Indie Interview

"None of us had ever made a game before" - Phantom 8 takes us behind the scenes on supernatural shooter Past Cure

"None of us had ever made a game before" - Phantom 8 takes us behind the scenes on supernatural shooter Past Cure

Last week, German developer Phantom 8 released its debut project, the John Wick-inspired supernatural thriller Past Cure. The game has launched to mixed reviews, but ahead of its released we caught up with the studio's managing director and producer Simon Gerdesmann to find out why eight people who had never made a game before decided to give it a go

Tell us a bit about how Phantom 8 came together and a bit about the team.

My business partner Roman and myself have a strong SME consulting background. In the last years we started to invest and take shares in different companies. This is how we came across someone with a high level game concept. We then assessed this idea and looked at the market and sector as a whole. We discovered that with a recent change in technology, you can make a mid-sized / mid-priced game with a fairly small budget.

We call this our technology concept and build our business case around it. It comes down to affordability and accessibility of technology you need to make high-quality games - Epic changed business model to a rev share model, therefore the step-in cost is way lower and you have your hands on a very good engine. Also 3D scanning and motion capture technology got more wide spread wherethrough the cost of use decreased and the ease of integration increased.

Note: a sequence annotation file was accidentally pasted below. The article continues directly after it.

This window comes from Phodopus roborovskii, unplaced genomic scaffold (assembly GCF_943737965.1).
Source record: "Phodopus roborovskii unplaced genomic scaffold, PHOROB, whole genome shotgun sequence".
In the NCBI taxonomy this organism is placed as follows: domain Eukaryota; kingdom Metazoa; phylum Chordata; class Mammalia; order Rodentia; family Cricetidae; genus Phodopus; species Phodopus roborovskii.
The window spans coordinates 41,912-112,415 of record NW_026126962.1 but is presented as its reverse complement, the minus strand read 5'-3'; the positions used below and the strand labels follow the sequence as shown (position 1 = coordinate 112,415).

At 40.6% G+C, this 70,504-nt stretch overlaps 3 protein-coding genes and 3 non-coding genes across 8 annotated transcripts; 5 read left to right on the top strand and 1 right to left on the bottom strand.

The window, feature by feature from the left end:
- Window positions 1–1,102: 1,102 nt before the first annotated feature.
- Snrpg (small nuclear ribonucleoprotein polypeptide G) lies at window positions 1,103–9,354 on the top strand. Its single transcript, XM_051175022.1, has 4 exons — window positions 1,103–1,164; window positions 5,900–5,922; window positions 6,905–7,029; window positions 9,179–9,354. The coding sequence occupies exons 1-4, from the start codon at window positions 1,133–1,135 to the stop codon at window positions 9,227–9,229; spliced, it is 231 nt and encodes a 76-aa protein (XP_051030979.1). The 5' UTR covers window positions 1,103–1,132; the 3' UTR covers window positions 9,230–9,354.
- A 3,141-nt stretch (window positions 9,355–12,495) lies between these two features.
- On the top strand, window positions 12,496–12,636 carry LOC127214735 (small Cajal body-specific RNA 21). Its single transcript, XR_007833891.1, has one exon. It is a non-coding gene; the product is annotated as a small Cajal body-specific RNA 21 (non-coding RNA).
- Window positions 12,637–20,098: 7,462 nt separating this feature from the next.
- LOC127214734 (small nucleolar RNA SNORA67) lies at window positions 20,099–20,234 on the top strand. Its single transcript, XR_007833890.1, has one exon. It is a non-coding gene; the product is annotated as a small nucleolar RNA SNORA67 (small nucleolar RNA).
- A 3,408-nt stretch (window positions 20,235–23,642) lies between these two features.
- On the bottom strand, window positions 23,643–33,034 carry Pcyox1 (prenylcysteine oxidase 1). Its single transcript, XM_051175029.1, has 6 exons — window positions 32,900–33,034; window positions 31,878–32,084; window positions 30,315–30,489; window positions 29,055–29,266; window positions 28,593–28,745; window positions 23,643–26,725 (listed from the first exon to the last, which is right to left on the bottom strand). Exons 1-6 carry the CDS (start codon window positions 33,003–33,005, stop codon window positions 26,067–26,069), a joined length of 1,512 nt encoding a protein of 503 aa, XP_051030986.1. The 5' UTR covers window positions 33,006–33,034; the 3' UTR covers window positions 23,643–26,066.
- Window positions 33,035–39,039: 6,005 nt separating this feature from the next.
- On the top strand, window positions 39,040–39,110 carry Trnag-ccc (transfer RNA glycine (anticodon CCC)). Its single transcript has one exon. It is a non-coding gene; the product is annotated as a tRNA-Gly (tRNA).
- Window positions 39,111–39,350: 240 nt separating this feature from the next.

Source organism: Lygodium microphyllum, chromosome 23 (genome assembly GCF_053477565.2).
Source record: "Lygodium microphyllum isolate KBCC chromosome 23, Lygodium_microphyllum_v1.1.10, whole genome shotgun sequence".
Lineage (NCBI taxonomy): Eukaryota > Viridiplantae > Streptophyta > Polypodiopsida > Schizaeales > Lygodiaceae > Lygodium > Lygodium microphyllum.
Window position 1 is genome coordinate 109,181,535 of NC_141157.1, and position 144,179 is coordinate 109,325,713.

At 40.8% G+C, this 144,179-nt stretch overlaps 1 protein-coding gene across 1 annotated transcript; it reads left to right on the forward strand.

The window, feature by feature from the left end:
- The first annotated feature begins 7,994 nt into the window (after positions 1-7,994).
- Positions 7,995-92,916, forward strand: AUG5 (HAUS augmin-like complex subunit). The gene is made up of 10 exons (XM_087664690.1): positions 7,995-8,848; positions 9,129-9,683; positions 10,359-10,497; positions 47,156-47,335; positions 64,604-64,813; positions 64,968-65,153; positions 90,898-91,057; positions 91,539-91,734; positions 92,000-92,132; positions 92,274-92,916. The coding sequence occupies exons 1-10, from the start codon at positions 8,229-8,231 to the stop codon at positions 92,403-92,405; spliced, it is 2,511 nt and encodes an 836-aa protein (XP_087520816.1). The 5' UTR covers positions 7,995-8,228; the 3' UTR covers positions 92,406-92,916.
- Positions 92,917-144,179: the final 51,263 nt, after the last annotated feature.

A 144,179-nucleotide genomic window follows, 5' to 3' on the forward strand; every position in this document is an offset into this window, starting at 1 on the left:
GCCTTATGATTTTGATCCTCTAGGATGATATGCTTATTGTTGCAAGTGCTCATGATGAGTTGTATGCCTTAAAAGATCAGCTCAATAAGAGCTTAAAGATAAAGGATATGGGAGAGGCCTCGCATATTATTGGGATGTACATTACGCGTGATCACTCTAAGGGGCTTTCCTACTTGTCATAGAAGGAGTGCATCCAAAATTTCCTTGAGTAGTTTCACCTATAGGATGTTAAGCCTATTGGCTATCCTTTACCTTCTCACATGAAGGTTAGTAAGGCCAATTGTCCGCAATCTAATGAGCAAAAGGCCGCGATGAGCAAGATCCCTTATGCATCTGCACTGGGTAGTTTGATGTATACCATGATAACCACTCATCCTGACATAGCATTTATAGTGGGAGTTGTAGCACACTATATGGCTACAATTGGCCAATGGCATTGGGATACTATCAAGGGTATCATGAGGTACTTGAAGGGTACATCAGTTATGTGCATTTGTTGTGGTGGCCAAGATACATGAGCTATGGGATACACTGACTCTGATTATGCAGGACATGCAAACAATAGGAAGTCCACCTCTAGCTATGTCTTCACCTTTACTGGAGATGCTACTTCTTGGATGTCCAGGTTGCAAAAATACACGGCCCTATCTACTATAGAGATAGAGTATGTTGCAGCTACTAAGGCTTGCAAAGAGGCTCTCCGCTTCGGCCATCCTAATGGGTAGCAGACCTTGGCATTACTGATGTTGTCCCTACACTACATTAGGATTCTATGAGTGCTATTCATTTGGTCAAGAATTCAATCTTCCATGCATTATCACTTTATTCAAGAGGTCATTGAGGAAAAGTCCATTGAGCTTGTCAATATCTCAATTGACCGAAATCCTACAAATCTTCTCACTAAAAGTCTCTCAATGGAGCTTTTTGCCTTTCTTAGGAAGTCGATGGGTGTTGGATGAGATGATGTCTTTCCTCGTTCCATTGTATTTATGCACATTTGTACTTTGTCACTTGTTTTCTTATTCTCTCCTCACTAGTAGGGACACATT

The business plan together with the game concept made us decide to go for this cream ride and set up Phantom 8 Studio.

We started to develop the game in March 2016 with 3 people, then ramped up to around eight people. On average we developed Past Cure with eight devs only. Some people left, some joined.

A unique feature of our team is that no one ever made a game before. We were completely unexperienced. Only one guy ever worked in a game studio before but did never get to ship one.

Two important factors make up our team. Firstly, there's a very international character of the team members -Germany, Spain, Turkey, Belgium, UK, Russia and Romania - that we leveraged to build a game that not many would say comes out of Germany. 2) very multi-disciplinary team - our character artist did a lot of the cutscenes seen his background in cinematics, our animation artist did a lot of the sounds, music and voice-overs and helped to work on the story, etc.

So, all of the above brought us to where we are today - close to the digital and physical release of Past Cure by a complete newbie indie studio.

What was the pitch behind Past Cure?

Past Cure is a unique and high-quality cinematic action thriller made by an eight men development team. The game is inspired by base concepts of Inception, Fight Club and John Wick.

It is a revival of the mid-sized / mid-priced games that no one was still making due to cost and risk just being to high. But that changed now due to the evolution in technology. This is reflected in the $29.99 price point and the gameplay time of around eight hours.

The February 2018 release window could be quite good for an indie project, as there are fewer titles coming out at this time. Was this choice intentional?